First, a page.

Sue William Silverman's Top Memoirs List
Calling: Essays on Teaching in the Mother Tongue

Pasadena: Trilogy Publications, 1992

Blending autobiography, literary criticism, and feminist theory, this provocative collection is a highly personal account of the daily reality of a woman in academe. It begins with the author's arrival, as a new Ph.D., at Kalamazoo College in Michigan in 1977, and charts her maturation as a teacher, a feminist, a professional, a woman.

These essays wrestle with issues, rituals, and events familiar to anyone associated with a college or university - and highly revealing to those who live beyond the ivy-covered walls: encounters with students, sexual harassment, faculty politics, antifeminist backlash.

Ultimately Griffin shows teaching to be a powerful, dangerous intersection of lives at critical moments, and contributes to the emerging picture of academe not as "ivory tower" but as a world of conflict and change.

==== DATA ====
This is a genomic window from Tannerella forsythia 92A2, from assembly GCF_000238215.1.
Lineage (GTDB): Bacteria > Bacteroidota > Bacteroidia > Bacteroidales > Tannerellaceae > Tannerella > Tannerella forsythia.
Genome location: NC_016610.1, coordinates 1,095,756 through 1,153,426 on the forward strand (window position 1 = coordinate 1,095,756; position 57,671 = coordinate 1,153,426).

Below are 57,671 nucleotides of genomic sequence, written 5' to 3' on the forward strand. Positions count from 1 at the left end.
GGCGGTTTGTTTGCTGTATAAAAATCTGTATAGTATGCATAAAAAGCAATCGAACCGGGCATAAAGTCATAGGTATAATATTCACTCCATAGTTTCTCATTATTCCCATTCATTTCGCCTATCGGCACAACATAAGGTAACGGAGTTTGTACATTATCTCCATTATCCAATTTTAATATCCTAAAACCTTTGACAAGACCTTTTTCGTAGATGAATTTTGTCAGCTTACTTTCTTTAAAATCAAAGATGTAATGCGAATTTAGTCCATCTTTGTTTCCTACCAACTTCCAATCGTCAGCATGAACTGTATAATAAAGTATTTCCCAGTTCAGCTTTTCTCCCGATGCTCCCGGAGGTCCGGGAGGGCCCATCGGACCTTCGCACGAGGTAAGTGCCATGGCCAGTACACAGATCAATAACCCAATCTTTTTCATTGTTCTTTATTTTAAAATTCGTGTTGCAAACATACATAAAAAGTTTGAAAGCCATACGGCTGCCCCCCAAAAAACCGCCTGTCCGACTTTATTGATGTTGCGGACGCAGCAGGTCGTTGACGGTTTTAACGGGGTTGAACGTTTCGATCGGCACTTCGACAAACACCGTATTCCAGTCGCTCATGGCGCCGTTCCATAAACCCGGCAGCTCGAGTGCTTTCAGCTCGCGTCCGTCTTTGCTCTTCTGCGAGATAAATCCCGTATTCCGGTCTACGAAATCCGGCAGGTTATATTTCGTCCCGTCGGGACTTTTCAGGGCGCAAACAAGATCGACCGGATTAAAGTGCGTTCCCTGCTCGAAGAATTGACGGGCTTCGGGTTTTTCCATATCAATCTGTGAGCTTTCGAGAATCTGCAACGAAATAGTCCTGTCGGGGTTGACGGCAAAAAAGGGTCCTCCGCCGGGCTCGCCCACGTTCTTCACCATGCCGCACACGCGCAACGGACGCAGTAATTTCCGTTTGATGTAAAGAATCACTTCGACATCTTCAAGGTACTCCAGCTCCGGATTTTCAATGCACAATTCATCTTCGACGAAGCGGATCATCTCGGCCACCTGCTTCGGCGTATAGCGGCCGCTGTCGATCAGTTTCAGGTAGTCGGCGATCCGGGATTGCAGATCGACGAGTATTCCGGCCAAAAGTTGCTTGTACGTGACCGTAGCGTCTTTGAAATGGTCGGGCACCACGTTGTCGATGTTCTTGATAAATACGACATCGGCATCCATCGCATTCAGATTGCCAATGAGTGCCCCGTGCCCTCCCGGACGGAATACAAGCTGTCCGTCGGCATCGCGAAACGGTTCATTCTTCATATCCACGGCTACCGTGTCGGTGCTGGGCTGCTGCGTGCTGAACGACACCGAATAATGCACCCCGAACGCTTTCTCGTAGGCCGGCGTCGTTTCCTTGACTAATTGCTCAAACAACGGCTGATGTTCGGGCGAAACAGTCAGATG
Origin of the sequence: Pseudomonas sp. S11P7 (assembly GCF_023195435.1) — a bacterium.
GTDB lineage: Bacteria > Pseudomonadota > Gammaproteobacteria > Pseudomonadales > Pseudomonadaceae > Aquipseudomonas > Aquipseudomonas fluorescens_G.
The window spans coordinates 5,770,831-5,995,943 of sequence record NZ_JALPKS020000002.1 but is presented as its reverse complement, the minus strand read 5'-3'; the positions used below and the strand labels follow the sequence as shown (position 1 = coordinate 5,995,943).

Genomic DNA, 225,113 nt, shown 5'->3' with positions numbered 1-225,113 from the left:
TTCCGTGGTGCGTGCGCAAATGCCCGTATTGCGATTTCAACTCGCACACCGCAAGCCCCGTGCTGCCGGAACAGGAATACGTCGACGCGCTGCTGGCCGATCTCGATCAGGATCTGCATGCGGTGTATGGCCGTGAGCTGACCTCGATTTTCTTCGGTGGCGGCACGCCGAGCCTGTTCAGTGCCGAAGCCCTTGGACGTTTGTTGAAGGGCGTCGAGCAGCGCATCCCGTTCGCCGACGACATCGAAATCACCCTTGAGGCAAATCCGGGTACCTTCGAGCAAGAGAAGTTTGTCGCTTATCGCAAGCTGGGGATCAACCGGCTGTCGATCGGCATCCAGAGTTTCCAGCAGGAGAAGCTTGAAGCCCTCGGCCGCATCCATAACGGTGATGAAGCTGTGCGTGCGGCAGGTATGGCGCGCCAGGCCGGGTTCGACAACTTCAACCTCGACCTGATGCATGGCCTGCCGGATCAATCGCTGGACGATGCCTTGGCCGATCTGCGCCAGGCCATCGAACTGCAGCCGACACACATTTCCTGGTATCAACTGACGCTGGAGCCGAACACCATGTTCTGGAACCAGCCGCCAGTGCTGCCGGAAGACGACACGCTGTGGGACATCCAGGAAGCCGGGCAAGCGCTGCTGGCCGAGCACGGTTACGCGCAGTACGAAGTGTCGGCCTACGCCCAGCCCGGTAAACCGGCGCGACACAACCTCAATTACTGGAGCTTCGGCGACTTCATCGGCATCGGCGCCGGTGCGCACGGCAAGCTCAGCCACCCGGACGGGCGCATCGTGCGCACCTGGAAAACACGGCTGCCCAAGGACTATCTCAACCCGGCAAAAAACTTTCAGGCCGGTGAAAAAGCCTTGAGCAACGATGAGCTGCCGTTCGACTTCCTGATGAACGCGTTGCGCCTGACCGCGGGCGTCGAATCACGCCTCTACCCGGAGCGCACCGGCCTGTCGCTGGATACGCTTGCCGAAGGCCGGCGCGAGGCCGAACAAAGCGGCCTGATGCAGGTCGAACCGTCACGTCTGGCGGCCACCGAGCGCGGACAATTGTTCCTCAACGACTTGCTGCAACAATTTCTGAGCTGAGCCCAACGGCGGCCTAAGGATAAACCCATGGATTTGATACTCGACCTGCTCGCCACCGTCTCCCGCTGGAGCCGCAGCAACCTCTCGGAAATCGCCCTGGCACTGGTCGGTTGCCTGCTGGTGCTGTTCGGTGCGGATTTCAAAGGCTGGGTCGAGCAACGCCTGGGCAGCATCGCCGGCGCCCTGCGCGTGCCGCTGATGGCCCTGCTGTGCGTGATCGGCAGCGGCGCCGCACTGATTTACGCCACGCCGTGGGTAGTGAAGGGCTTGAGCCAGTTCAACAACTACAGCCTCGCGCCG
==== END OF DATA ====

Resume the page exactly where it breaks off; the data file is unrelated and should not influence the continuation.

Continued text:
"Any feminist in the academic world or considering it should read this book and take it to heart. It is the most complete and most gracious account of life in the male heart of academia yet to appear."

--Carolyn G. Heilbrun

"I was riveted from page one, and my interest never wavered."

--Elizabeth Forsythe Hailey

"Reading Griffin's book I am struck by my own need for . . . 'teacher stories' . . . . Calling feeds my own felt need for images of my life as an academic feminist."

--Judith Fetterley The Women's Review of Books

  © 2014 Gail Griffin.   All rights reserved.   Contact Gail by e-mailing gail@gailgriffin.org.